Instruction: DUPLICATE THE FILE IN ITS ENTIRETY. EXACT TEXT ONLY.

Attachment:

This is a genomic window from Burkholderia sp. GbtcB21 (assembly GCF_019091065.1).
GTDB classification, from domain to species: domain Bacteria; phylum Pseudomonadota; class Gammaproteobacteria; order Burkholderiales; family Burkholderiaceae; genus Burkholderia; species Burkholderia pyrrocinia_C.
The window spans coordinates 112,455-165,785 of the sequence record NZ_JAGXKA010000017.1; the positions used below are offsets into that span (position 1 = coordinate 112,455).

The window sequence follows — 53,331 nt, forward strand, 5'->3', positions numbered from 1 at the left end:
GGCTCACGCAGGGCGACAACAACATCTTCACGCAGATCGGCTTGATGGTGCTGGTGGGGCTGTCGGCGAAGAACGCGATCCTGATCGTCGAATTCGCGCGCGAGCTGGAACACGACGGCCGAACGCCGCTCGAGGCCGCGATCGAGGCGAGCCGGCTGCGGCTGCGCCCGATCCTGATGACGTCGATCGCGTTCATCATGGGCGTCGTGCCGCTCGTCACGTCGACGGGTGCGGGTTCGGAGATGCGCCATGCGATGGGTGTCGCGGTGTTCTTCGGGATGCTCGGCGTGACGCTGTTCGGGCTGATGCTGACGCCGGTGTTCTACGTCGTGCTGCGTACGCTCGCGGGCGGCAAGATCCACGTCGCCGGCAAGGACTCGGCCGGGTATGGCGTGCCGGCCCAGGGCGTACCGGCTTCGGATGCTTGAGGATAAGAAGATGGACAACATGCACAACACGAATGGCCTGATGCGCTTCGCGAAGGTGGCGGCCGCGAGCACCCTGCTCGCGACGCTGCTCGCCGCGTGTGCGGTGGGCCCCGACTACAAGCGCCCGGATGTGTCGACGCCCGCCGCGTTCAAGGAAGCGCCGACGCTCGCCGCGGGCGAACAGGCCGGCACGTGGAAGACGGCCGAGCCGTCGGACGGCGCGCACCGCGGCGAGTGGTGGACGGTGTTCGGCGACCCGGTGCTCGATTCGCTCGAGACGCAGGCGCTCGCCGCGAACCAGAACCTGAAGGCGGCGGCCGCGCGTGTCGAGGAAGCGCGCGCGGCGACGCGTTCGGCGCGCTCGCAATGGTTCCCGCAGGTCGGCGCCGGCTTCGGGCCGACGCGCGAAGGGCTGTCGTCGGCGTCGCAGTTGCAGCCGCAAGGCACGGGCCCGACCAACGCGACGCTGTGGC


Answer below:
This is a genomic window from Burkholderia sp. GbtcB21 (assembly GCF_019091065.1).
GTDB classification, from domain to species: domain Bacteria; phylum Pseudomonadota; class Gammaproteobacteria; order Burkholderiales; family Burkholderiaceae; genus Burkholderia; species Burkholderia pyrrocinia_C.
The window spans coordinates 112,455-165,785 of the sequence record NZ_JAGXKA010000017.1; the positions used below are offsets into that span (position 1 = coordinate 112,455).

The window sequence follows — 53,331 nt, forward strand, 5'->3', positions numbered from 1 at the left end:
GGCTCACGCAGGGCGACAACAACATCTTCACGCAGATCGGCTTGATGGTGCTGGTGGGGCTGTCGGCGAAGAACGCGATCCTGATCGTCGAATTCGCGCGCGAGCTGGAACACGACGGCCGAACGCCGCTCGAGGCCGCGATCGAGGCGAGCCGGCTGCGGCTGCGCCCGATCCTGATGACGTCGATCGCGTTCATCATGGGCGTCGTGCCGCTCGTCACGTCGACGGGTGCGGGTTCGGAGATGCGCCATGCGATGGGTGTCGCGGTGTTCTTCGGGATGCTCGGCGTGACGCTGTTCGGGCTGATGCTGACGCCGGTGTTCTACGTCGTGCTGCGTACGCTCGCGGGCGGCAAGATCCACGTCGCCGGCAAGGACTCGGCCGGGTATGGCGTGCCGGCCCAGGGCGTACCGGCTTCGGATGCTTGAGGATAAGAAGATGGACAACATGCACAACACGAATGGCCTGATGCGCTTCGCGAAGGTGGCGGCCGCGAGCACCCTGCTCGCGACGCTGCTCGCCGCGTGTGCGGTGGGCCCCGACTACAAGCGCCCGGATGTGTCGACGCCCGCCGCGTTCAAGGAAGCGCCGACGCTCGCCGCGGGCGAACAGGCCGGCACGTGGAAGACGGCCGAGCCGTCGGACGGCGCGCACCGCGGCGAGTGGTGGACGGTGTTCGGCGACCCGGTGCTCGATTCGCTCGAGACGCAGGCGCTCGCCGCGAACCAGAACCTGAAGGCGGCGGCCGCGCGTGTCGAGGAAGCGCGCGCGGCGACGCGTTCGGCGCGCTCGCAATGGTTCCCGCAGGTCGGCGCCGGCTTCGGGCCGACGCGCGAAGGGCTGTCGTCGGCGTCGCAGTTGCAGCCGCAAGGCACGGGCCCGACCAACGCGACGCTGTGGC